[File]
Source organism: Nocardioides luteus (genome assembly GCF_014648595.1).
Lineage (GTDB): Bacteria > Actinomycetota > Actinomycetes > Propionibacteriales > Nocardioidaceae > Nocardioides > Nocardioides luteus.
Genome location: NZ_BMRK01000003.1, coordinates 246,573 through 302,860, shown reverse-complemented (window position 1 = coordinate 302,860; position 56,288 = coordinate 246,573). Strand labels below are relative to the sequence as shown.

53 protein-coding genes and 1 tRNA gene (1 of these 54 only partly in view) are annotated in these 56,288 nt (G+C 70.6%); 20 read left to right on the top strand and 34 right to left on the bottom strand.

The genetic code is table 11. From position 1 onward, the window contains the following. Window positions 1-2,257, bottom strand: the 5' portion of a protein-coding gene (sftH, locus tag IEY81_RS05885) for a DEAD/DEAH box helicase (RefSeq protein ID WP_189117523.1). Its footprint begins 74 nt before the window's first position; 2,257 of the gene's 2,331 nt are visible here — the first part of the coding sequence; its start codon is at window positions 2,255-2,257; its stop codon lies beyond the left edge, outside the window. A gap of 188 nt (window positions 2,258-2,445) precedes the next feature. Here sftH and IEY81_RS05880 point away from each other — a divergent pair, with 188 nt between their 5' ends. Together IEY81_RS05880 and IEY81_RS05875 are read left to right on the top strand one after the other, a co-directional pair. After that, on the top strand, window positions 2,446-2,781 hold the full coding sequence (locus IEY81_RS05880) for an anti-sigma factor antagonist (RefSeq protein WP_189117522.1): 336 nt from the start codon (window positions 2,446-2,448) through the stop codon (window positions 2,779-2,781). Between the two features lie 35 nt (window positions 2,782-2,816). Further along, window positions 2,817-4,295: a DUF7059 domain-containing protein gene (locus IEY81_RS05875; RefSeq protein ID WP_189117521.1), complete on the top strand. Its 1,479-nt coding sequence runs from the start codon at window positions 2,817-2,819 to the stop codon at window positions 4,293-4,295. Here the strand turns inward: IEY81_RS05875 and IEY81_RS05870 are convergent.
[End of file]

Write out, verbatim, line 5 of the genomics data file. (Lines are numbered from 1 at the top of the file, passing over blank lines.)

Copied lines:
The genetic code is table 11. From position 1 onward, the window contains the following. Window positions 1-2,257, bottom strand: the 5' portion of a protein-coding gene (sftH, locus tag IEY81_RS05885) for a DEAD/DEAH box helicase (RefSeq protein ID WP_189117523.1). Its footprint begins 74 nt before the window's first position; 2,257 of the gene's 2,331 nt are visible here — the first part of the coding sequence; its start codon is at window positions 2,255-2,257; its stop codon lies beyond the left edge, outside the window. A gap of 188 nt (window positions 2,258-2,445) precedes the next feature. Here sftH and IEY81_RS05880 point away from each other — a divergent pair, with 188 nt between their 5' ends. Together IEY81_RS05880 and IEY81_RS05875 are read left to right on the top strand one after the other, a co-directional pair. After that, on the top strand, window positions 2,446-2,781 hold the full coding sequence (locus IEY81_RS05880) for an anti-sigma factor antagonist (RefSeq protein WP_189117522.1): 336 nt from the start codon (window positions 2,446-2,448) through the stop codon (window positions 2,779-2,781). Between the two features lie 35 nt (window positions 2,782-2,816). Further along, window positions 2,817-4,295: a DUF7059 domain-containing protein gene (locus IEY81_RS05875; RefSeq protein ID WP_189117521.1), complete on the top strand. Its 1,479-nt coding sequence runs from the start codon at window positions 2,817-2,819 to the stop codon at window positions 4,293-4,295. Here the strand turns inward: IEY81_RS05875 and IEY81_RS05870 are convergent.